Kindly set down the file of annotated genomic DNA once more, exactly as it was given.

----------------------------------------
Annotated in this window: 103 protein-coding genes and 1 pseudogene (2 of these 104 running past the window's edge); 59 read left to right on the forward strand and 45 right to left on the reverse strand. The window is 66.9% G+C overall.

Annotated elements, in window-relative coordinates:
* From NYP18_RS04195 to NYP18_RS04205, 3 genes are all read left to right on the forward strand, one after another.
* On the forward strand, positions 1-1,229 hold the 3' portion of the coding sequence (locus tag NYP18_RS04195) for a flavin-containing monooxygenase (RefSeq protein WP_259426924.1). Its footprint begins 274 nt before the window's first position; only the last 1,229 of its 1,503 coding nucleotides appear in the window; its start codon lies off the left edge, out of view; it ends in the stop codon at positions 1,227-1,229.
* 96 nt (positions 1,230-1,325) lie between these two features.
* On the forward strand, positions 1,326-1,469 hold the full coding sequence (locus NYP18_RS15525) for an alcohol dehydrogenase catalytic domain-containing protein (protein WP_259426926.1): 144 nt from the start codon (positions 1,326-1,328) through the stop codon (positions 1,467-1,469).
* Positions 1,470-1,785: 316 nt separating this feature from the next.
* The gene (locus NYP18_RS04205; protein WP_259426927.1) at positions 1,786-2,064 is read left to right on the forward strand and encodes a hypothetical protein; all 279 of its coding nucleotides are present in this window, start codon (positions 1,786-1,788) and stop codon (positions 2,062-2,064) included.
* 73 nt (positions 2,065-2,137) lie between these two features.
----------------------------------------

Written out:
Annotated in this window: 103 protein-coding genes and 1 pseudogene (2 of these 104 running past the window's edge); 59 read left to right on the forward strand and 45 right to left on the reverse strand. The window is 66.9% G+C overall.

Annotated elements, in window-relative coordinates:
* From NYP18_RS04195 to NYP18_RS04205, 3 genes are all read left to right on the forward strand, one after another.
* On the forward strand, positions 1-1,229 hold the 3' portion of the coding sequence (locus tag NYP18_RS04195) for a flavin-containing monooxygenase (RefSeq protein WP_259426924.1). Its footprint begins 274 nt before the window's first position; only the last 1,229 of its 1,503 coding nucleotides appear in the window; its start codon lies off the left edge, out of view; it ends in the stop codon at positions 1,227-1,229.
* 96 nt (positions 1,230-1,325) lie between these two features.
* On the forward strand, positions 1,326-1,469 hold the full coding sequence (locus NYP18_RS15525) for an alcohol dehydrogenase catalytic domain-containing protein (protein WP_259426926.1): 144 nt from the start codon (positions 1,326-1,328) through the stop codon (positions 1,467-1,469).
* Positions 1,470-1,785: 316 nt separating this feature from the next.
* The gene (locus NYP18_RS04205; protein WP_259426927.1) at positions 1,786-2,064 is read left to right on the forward strand and encodes a hypothetical protein; all 279 of its coding nucleotides are present in this window, start codon (positions 1,786-1,788) and stop codon (positions 2,062-2,064) included.
* 73 nt (positions 2,065-2,137) lie between these two features.